Frequently asked questions about Formula


We hear a lot about formula, good and bad. Here are some questions you may be asking as you consider formula as a supplement or eventual substitute for breast milk.

I’ve read that formula-fed babies are more at risk for obesity. Is that true?
That depends on whom you ask. “There’s a possible link between breast milk protecting against obesity,” Shu says.

But other experts disagree with that theory. To minimize the risk of overweight or obesity, make sure you don’t overfeed with formula. It might be tempting to make sure your infant finishes a bottle, but if you’re baby doesn’t want to drink it all, give her less. Also, be careful not to mix in too much powder or add too little water to concentrated liquid formula.

I’ve heard that certain types of plastic bottles are dangerous—what’s the real story?

Plastic bottles made of poly- carbonate plastic have been under scrutiny because they contain a chemical known as bisphenol A. A recent study, conducted by Environment California Research and Policy Center, confirmed the fact that some bisphenol A does leach from the bottles into liquids they contain. However, there is disagreement as to whether or not the amount of chemical leaked poses a health risk.

The environmental group says that bisphenol A has been linked to cancer, early puberty, hyperactivity, and obesity, among other health problems. However, other experts don’t believe that the small amount of chemical presents any danger to humans.

“It’s best to avoid baby products that contain bisphenol A (avoid #7 on the bottom of the bottle),” says Dr. Shu. Alternative bottle materials include glass, non-polycarbonate or opaque plastic (which is soft), and disposable plastic with replaceable plastic liners.

Is it bad to heat it up formula a microwave?
Yes. It may seem to save time, but you could accidentally burn your baby’s mouth. “The problem is that even though what you feel when you put a little out on your wrist is OK to you, microwaves heat unevenly. There may be a lit- tle spot that is scorching and you don’t know it,” Walker says. Instead, fill a large coffee mug with a little water, heat that in the microwave, then set the bottle into the coffee mug so the water sur- rounds it. “That will heat the bottle up quickly and evenly.”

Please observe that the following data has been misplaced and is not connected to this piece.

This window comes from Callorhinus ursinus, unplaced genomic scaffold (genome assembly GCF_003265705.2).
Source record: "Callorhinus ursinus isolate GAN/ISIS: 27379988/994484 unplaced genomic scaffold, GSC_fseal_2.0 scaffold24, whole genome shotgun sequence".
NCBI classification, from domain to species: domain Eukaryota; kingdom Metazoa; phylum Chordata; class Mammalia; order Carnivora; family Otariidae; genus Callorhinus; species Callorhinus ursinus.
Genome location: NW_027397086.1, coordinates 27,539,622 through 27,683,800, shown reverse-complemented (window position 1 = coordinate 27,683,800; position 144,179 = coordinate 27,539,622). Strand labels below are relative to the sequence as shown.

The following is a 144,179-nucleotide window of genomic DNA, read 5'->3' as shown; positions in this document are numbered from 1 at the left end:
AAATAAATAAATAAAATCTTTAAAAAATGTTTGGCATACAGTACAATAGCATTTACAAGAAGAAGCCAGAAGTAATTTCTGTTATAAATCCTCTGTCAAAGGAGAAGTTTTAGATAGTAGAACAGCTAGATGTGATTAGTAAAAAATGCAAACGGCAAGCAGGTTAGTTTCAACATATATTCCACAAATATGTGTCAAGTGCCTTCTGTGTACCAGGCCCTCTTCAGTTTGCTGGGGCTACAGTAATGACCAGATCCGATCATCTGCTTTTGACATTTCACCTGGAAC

My baby spits up a lot after feeding—what’s going on?

All babies spit up somewhat, because they don’t have the sphincter muscle control to keep milk or formula down in their small tummies. Spitting up excessively might also mean that a baby has been fed too much or has gas. Spit up tends to subside gradually as babies develop and learn to sit up on their own.

If you’re concerned or spit up seems to be increasing, talk to your pediatrician. While it’s possible that spitting up may be a sign of an intolerance or allergy to cow’s milk, or acid reflux disease, you shouldn’t make that diagnosis on your own. “A lot of people go from milk-based to soy-based formula thinking that might help,” Shu says. But she warns, “Don’t blame formula too early, because it might not be that.” If a baby has a true allergy, your pediatrician or an allergist can help you find out for sure.

It’s also not a good idea to frequently switch brands of formula, Walker says. “It’s going to take the baby five to seven days to adjust,” she says. During that time, the baby might experience gas or fussiness. So if you switch again, your baby will have to adjust again. “Anytime the pediatrician recommends switching, we have to allow them at least three to five days to get used to digesting the new sugars and enzymes in that particular formula,” she adds.

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